Millions of boxing fans will tune in to watch Oleksandr Usyk vs Dereck Chisora on Saturday night, but the most interested of all might well be one Anthony Joshua.
A win for Usyk would cement his position as mandatory challenger for AJ’s WBO world heavyweight title. And likely leave the Watford man with one tough decision to make. The chance to become undisputed heavyweight king, or that massive showdown with Tyson Fury. Which does he want most?
Of course Joshua still potentially can have both. But the likelier scenario is that he must either defend against Usyk or vacate the WBO belt. The former would delay his date with destiny against Fury, and put it at risk. The latter would mean no fight for the undisputed title.
It seems highly unlikely that Usyk could be tempted by a financial offer to step aside to allow Fury vs Joshua, and why would he? The Ukrainian maestro (17-0) is already 33 years old and time waits for no man. Particularly in a division where the landscape can change in the blink of an eye (just ask Dillian Whyte).
Last week his co-promoter Alex Krassyuk said as much in an exclusive interview with Furyjoshua.com, revealing: “Disputing the world title in the heavyweight division is not a matter of money – it is a matter of heritage. Money may run out some day, but the championship will stay forever.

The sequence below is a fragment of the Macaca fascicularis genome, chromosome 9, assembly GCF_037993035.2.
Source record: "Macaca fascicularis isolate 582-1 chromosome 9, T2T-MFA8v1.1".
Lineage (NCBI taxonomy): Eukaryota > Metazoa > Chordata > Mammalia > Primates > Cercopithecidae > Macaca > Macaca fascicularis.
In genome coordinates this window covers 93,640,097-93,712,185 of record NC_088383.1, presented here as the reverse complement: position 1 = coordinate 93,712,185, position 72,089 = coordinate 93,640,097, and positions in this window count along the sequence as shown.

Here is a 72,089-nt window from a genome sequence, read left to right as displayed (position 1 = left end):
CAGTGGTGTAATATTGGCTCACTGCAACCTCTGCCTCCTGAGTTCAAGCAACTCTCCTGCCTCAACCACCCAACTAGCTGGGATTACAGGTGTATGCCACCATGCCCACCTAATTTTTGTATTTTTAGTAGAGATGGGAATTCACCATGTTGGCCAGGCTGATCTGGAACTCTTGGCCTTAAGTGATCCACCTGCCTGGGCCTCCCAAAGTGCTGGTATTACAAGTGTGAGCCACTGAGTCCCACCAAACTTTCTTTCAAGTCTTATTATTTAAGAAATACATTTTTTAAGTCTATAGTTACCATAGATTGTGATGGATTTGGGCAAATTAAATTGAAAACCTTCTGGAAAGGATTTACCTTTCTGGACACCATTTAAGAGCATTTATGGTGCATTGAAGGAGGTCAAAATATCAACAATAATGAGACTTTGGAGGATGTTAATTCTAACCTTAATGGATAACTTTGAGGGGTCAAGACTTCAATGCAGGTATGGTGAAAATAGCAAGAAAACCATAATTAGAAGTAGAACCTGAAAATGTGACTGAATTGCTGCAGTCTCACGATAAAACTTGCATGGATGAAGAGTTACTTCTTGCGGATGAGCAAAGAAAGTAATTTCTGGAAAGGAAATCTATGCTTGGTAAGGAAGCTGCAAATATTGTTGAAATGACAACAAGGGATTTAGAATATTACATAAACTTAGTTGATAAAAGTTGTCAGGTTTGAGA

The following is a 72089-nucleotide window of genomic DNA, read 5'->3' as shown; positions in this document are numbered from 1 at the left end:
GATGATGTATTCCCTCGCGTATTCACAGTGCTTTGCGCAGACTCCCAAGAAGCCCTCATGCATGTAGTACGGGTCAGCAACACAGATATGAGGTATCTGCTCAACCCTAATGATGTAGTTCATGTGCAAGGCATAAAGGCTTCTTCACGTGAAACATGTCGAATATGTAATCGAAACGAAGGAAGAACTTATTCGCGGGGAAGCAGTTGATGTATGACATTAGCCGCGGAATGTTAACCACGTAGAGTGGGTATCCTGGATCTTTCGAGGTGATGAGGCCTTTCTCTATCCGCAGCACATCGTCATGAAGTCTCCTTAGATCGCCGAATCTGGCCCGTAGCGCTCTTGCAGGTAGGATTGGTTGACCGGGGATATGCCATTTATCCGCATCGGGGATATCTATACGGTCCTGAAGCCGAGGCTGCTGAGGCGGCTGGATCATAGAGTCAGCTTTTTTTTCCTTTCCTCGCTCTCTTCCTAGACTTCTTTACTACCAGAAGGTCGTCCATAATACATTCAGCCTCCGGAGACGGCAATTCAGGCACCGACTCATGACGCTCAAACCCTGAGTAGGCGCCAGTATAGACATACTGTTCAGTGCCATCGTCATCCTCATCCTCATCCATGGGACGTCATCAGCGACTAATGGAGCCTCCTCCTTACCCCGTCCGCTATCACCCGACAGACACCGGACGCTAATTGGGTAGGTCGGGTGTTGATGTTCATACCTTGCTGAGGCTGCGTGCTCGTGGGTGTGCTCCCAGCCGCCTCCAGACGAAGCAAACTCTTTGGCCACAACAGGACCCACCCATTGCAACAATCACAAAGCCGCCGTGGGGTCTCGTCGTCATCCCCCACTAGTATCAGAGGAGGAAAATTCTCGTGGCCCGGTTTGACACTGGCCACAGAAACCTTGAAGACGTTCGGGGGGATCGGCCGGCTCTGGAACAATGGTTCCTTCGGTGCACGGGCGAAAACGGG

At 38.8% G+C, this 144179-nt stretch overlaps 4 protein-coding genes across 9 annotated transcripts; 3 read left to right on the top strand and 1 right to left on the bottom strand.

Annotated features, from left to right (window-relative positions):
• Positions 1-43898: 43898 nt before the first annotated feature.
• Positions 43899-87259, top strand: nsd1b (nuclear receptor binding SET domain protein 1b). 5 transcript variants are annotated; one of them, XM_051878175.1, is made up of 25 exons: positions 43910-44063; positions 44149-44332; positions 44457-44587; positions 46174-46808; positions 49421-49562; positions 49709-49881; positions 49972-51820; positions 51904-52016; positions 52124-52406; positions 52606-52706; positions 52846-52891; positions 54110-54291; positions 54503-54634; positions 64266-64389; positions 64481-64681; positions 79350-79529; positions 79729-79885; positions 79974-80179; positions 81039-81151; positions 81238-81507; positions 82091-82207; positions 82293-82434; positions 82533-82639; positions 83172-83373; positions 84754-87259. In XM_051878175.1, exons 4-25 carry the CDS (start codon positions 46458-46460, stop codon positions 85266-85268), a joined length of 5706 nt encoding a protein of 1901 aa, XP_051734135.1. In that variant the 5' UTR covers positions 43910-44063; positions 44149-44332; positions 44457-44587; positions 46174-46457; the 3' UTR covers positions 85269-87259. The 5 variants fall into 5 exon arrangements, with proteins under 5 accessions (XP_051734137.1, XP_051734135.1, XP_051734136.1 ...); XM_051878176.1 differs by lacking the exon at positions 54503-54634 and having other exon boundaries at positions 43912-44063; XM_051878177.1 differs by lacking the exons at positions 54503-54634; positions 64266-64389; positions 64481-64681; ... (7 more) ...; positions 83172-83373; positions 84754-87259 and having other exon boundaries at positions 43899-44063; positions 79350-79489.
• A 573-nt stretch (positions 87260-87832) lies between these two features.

“In 20 years he will tell his grandchildren about his career, and he would not feel comfortable telling them he stepped aside for money instead of insisting on challenging for the title.”
There is of course the potential for a hybrid solution which might still suit all parties, one already mooted by Joshua’s promoter Eddie Hearn.
He is ready to ask whether Usyk and the WBO might be persuaded to wait until after a first Fury vs Joshua fight for mandatory obligations to be met. The result would be as follows:
- Fury vs Joshua happens, likely somewhere between April and June 2021.
- The winner becomes undisputed heavyweight champion.
- The winner then vacates the WBO title, allowing Usyk to fight for it.
- Fury and Joshua then rematch, but not for all of the belts.
This seems unlikely to happen, but it is boxing so nothing can be ruled out. It’s definitely a scenario which would suit Fury and in particular Joshua, who has long had the dream of being the undisputed champion.
But would it suit Usyk? That is the big question.
Of course there is a scenario where all of these ‘what ifs’ are completely irrelevant. If Chisora beats Usyk on Saturday night.
The odds (Usyk is a 1-8 favourite and Chisora a 9-2 underdog) suggest that is also unlikely. But again, it’s heavyweight boxing and only a fool would see this as a foregone conclusion.
Whatever happens, there are extra reasons to tun in to Sky Sports Box Office (price £19.99 for pay-per-view) or DAZN to watch how the next chapter of this fascinating story unfolds. Along with Anthony Joshua and many many more.